How to kill innovation

It’s Christmas time, it’s time for a little humor (isn’t it?! no? really? oh comonn!). Yeah, innovation is overrated (…). Competition authorities should kill it, here are the ten forty commandments on how to process (on how they do… sometimes?). We don’t really know how innovation is created anyway, it emerges, it’s mysterious. But we do know how to prevent it, so here we go:

The basics
(always start here)

  • Regulate what you don’t (really) know
  • Prohibit what you don’t (really) understand
  • Reduce legal certainty (nothing is certain anyway)
  • Exclude economics from the legal science (because it’s quackery)

The procedure
(be clever)

  • Do not pay attention to type I errors (they are fake news!)
  • Multiply (legal and illegal) per se rules… and therefore type I and II errors…
  • … or, use the error-cost « framework » as a phony scientific methodology to reach a particular goal
  • Do not recognize that markets have a comparative advantage over courts in taking care of false negative
  • Do not recognize that anticompetitive harm is only a necessary – never a sufficient – condition for antitrust intervention

The sneaky part
(feign indifference)

  • Do not publish guidelines on important topics
  • Publish press releases but NOT the actual sanction (or wait 6 months…)
  • Conduct an ordo-liberal/structuralist policy (it’s based on grounded evidence, Schumpeter and Arrow both say…)
  • Protect less performing competitors (aka « market structure », again)
  • Apply old concepts to new situations, no matter what (« essential infrastructure » on data, « special responsibility » on dominant firms even though they are brand new start-ups on a niche market)
  • Impose commitments for which it is impossible to know the long-term effects (it’s a bit like getting the name of your first hamster tattooed, without realizing the long-term consequences.)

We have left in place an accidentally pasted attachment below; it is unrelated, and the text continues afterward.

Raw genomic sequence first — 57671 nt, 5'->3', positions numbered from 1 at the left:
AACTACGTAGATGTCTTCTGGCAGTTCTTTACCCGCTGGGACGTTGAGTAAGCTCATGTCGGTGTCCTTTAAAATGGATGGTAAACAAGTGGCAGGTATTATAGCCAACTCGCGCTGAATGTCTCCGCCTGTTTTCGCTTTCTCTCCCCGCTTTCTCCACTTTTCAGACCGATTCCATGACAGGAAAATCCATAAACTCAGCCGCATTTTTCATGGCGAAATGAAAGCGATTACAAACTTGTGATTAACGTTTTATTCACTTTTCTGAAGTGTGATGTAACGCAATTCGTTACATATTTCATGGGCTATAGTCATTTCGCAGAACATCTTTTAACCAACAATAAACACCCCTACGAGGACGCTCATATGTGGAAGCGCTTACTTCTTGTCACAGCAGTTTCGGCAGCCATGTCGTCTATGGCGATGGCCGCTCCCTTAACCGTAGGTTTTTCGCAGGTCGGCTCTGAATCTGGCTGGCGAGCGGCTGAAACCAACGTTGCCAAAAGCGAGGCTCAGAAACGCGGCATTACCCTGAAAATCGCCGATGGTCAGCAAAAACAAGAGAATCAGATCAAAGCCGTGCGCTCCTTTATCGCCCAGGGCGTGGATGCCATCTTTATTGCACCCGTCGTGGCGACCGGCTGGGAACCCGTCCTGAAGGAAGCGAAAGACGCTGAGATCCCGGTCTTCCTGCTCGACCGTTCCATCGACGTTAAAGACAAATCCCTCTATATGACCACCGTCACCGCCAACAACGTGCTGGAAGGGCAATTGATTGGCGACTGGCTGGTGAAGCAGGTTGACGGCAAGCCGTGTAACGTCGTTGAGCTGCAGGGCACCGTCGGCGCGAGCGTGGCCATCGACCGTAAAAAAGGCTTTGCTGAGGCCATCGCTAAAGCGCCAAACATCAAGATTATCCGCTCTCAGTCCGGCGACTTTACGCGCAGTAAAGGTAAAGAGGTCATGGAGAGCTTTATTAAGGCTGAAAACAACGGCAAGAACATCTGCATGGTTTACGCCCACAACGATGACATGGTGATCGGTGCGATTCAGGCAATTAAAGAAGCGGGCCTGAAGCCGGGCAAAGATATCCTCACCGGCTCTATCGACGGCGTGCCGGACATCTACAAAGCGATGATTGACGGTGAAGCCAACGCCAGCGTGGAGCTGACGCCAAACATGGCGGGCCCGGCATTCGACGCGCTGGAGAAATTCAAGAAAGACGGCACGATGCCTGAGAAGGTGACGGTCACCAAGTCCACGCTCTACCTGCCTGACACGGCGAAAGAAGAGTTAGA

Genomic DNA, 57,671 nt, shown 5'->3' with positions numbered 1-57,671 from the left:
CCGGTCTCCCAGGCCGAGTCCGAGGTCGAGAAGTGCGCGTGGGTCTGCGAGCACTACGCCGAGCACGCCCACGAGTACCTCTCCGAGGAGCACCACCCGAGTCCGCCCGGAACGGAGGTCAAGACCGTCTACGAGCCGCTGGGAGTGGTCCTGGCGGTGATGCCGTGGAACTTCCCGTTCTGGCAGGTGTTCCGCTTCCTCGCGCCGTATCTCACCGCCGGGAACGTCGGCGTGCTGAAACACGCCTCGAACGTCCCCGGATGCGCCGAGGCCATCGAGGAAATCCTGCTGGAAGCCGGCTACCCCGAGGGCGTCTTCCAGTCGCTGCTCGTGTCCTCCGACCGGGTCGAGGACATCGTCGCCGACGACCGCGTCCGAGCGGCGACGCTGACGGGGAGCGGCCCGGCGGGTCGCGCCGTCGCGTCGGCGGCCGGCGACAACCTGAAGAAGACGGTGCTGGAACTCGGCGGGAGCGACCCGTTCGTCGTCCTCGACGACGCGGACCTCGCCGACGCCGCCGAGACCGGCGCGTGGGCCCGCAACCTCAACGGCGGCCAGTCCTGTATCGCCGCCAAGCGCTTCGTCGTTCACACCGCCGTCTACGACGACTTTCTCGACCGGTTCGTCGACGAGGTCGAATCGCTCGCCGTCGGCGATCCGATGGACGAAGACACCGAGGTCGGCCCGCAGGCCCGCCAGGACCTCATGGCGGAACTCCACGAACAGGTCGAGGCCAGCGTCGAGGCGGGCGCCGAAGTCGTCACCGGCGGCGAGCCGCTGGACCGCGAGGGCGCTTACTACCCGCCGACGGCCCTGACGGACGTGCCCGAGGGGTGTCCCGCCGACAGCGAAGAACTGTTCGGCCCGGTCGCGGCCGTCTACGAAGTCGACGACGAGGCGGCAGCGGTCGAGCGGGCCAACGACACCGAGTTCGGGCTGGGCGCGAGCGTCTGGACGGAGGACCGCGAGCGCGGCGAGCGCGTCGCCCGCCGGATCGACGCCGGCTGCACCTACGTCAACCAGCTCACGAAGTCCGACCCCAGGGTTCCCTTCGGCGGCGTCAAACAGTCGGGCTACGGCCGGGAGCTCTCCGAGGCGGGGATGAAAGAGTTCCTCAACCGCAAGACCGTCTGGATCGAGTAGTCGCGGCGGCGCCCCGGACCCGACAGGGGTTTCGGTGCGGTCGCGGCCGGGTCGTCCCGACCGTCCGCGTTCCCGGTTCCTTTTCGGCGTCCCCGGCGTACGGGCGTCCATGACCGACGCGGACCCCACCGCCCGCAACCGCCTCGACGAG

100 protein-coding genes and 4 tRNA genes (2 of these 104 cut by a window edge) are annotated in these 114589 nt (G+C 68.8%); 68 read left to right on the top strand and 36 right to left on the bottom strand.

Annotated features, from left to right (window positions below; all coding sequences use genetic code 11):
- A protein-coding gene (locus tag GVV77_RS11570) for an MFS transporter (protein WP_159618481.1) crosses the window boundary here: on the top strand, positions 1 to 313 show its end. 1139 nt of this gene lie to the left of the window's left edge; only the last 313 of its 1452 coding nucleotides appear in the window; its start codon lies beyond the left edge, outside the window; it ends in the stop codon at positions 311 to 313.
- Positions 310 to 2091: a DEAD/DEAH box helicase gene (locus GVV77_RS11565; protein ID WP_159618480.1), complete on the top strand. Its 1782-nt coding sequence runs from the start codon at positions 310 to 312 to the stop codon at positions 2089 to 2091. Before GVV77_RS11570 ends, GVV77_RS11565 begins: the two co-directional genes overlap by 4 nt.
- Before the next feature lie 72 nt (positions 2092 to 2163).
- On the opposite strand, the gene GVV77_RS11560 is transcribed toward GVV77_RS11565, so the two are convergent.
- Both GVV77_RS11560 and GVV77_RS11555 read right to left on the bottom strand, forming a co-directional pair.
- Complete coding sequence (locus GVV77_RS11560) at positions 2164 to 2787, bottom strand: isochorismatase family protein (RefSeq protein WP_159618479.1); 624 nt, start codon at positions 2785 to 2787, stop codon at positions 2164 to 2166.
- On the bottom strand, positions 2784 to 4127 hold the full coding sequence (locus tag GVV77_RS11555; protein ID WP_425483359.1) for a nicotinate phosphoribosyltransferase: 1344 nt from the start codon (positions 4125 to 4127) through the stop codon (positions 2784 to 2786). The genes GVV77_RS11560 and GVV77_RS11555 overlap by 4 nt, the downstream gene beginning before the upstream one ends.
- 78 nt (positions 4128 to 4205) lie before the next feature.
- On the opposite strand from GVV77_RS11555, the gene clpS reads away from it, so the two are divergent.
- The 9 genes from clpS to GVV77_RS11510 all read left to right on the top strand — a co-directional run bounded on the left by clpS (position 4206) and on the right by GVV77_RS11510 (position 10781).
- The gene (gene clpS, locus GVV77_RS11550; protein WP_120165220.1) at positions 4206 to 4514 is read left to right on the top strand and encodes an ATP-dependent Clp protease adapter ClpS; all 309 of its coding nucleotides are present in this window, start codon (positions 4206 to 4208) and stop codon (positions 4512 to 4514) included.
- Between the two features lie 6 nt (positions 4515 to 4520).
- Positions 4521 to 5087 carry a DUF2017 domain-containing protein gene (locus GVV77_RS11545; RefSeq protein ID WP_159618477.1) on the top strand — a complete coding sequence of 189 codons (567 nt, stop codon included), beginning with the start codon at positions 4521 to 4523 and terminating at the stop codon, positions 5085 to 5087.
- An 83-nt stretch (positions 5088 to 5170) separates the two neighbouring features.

Article 102
(don’t neglect the bad guys)

  • Affirm that algorithms are mean (they are bad persons)
  • Do a static analysis of practices (dynamic analysis is overrated anyway)
  • Only consider price predation strategies (stuck with the Chicago boys)
  • Do not integrate disruptive innovations into the analysis of domination
  • Consecrate the « balancing test » for evaluating the effects of a practice (it works so well & it’s so easy to implement)

Mergers
(think big)

  • Say that « big is bad » without being able to prove it
  • Say that « small is wonderful » without being able to prove it as well
  • Presume, but presume only, that higher firm concentration leads to lower innovation
  • Do not really consider efficiency in mergers…
  • … but, prohibit mergers when they lead to a reduction of innovation in a given industry « as a whole » (which you cannot prove, sure, but who cares)
  • Also prohibit mergers – or impose commitments – for strict political reasons

Fairness
(it’s 2017, wake up, « social justice » man)

  • Assign to antitrust law the objective of promoting equality (also known as… « fairness »)
  • Recognize the obligation for dominant companies to help their competitors (also known as……. « fairness »)
  • Impose an obligation to grant access to private networks (in other words, reduce post-innovation profits)
  • Impose product interoperability, always, under all circumstances…
  • … and thus, favor one type of innovation (sustaining innovation) over another one (disruptive innovation) because it is fairer to existing companies operating on « old » markets

Bonus
(not for losers)

  • Never forget, you know better
  • Deliver a massive number of patents, really, do not count them
  • Said that because one modification made on a product improves it, all other simultaneous modifications are legal de facto (even though you know they are anti-competitive)
  • Do not read Hayek, ever
  • Do not appoint competition law specialists to regulatory bodies (but politicians)
  • Judge policies and programs by their intentions rather than their results
  • Forget empirical evidence, it’s too boring
  • Yield to populism, yes, even in competition law matters
  • Above all, make competition law a mere political tool!

*******

You have other ideas on how to kill innovation? Let me know, let’s make it the « fifty commandments », or even better, the « one hundred commandments ».

More seriously, here’s how innovation is (also) killed…
Predatory Innovation: The Definite Need for Legal Recognition
(hint: by not recognizing a specific regime to predatory innovation…
download the paper and see for yourself! 😉